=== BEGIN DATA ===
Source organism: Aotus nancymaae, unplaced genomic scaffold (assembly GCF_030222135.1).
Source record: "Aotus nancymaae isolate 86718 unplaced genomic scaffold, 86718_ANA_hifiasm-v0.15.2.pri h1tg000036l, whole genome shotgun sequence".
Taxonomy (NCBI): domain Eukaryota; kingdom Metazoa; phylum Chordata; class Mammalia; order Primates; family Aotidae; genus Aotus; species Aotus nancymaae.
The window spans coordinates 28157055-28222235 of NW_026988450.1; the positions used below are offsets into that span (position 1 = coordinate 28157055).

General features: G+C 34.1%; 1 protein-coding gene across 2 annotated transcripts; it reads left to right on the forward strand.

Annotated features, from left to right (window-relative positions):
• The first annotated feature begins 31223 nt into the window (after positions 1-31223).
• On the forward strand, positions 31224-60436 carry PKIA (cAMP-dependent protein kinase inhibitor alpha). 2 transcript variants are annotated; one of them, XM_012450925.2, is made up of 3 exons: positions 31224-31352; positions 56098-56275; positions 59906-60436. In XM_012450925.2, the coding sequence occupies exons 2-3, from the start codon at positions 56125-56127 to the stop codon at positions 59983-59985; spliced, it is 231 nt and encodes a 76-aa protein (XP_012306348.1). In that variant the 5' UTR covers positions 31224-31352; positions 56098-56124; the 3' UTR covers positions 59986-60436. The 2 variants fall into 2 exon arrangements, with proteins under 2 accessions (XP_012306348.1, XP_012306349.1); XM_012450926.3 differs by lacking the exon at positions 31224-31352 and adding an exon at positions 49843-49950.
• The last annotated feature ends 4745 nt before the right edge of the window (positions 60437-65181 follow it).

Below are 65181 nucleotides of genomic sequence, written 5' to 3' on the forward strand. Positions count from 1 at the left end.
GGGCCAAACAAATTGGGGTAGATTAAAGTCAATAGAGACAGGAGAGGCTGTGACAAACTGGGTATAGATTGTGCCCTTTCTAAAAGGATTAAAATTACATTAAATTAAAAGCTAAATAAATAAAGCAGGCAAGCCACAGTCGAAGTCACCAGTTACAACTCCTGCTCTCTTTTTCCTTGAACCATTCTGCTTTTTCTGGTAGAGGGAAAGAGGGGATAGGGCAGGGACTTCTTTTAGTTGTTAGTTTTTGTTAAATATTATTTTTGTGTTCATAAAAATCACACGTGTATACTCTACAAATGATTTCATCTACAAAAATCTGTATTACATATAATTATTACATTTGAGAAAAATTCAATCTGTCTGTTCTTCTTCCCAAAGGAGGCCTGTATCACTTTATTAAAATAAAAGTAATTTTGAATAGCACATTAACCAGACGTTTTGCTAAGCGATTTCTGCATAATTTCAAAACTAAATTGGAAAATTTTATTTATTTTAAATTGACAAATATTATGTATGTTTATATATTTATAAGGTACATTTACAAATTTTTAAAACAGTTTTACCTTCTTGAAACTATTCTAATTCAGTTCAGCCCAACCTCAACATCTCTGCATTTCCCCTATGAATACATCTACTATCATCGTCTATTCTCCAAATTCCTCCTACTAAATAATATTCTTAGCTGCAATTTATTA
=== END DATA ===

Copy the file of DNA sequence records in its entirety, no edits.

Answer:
Source organism: Aotus nancymaae, unplaced genomic scaffold (assembly GCF_030222135.1).
Source record: "Aotus nancymaae isolate 86718 unplaced genomic scaffold, 86718_ANA_hifiasm-v0.15.2.pri h1tg000036l, whole genome shotgun sequence".
Taxonomy (NCBI): domain Eukaryota; kingdom Metazoa; phylum Chordata; class Mammalia; order Primates; family Aotidae; genus Aotus; species Aotus nancymaae.
The window spans coordinates 28157055-28222235 of NW_026988450.1; the positions used below are offsets into that span (position 1 = coordinate 28157055).

General features: G+C 34.1%; 1 protein-coding gene across 2 annotated transcripts; it reads left to right on the forward strand.

Annotated features, from left to right (window-relative positions):
• The first annotated feature begins 31223 nt into the window (after positions 1-31223).
• On the forward strand, positions 31224-60436 carry PKIA (cAMP-dependent protein kinase inhibitor alpha). 2 transcript variants are annotated; one of them, XM_012450925.2, is made up of 3 exons: positions 31224-31352; positions 56098-56275; positions 59906-60436. In XM_012450925.2, the coding sequence occupies exons 2-3, from the start codon at positions 56125-56127 to the stop codon at positions 59983-59985; spliced, it is 231 nt and encodes a 76-aa protein (XP_012306348.1). In that variant the 5' UTR covers positions 31224-31352; positions 56098-56124; the 3' UTR covers positions 59986-60436. The 2 variants fall into 2 exon arrangements, with proteins under 2 accessions (XP_012306348.1, XP_012306349.1); XM_012450926.3 differs by lacking the exon at positions 31224-31352 and adding an exon at positions 49843-49950.
• The last annotated feature ends 4745 nt before the right edge of the window (positions 60437-65181 follow it).

Below are 65181 nucleotides of genomic sequence, written 5' to 3' on the forward strand. Positions count from 1 at the left end.
GGGCCAAACAAATTGGGGTAGATTAAAGTCAATAGAGACAGGAGAGGCTGTGACAAACTGGGTATAGATTGTGCCCTTTCTAAAAGGATTAAAATTACATTAAATTAAAAGCTAAATAAATAAAGCAGGCAAGCCACAGTCGAAGTCACCAGTTACAACTCCTGCTCTCTTTTTCCTTGAACCATTCTGCTTTTTCTGGTAGAGGGAAAGAGGGGATAGGGCAGGGACTTCTTTTAGTTGTTAGTTTTTGTTAAATATTATTTTTGTGTTCATAAAAATCACACGTGTATACTCTACAAATGATTTCATCTACAAAAATCTGTATTACATATAATTATTACATTTGAGAAAAATTCAATCTGTCTGTTCTTCTTCCCAAAGGAGGCCTGTATCACTTTATTAAAATAAAAGTAATTTTGAATAGCACATTAACCAGACGTTTTGCTAAGCGATTTCTGCATAATTTCAAAACTAAATTGGAAAATTTTATTTATTTTAAATTGACAAATATTATGTATGTTTATATATTTATAAGGTACATTTACAAATTTTTAAAACAGTTTTACCTTCTTGAAACTATTCTAATTCAGTTCAGCCCAACCTCAACATCTCTGCATTTCCCCTATGAATACATCTACTATCATCGTCTATTCTCCAAATTCCTCCTACTAAATAATATTCTTAGCTGCAATTTATTA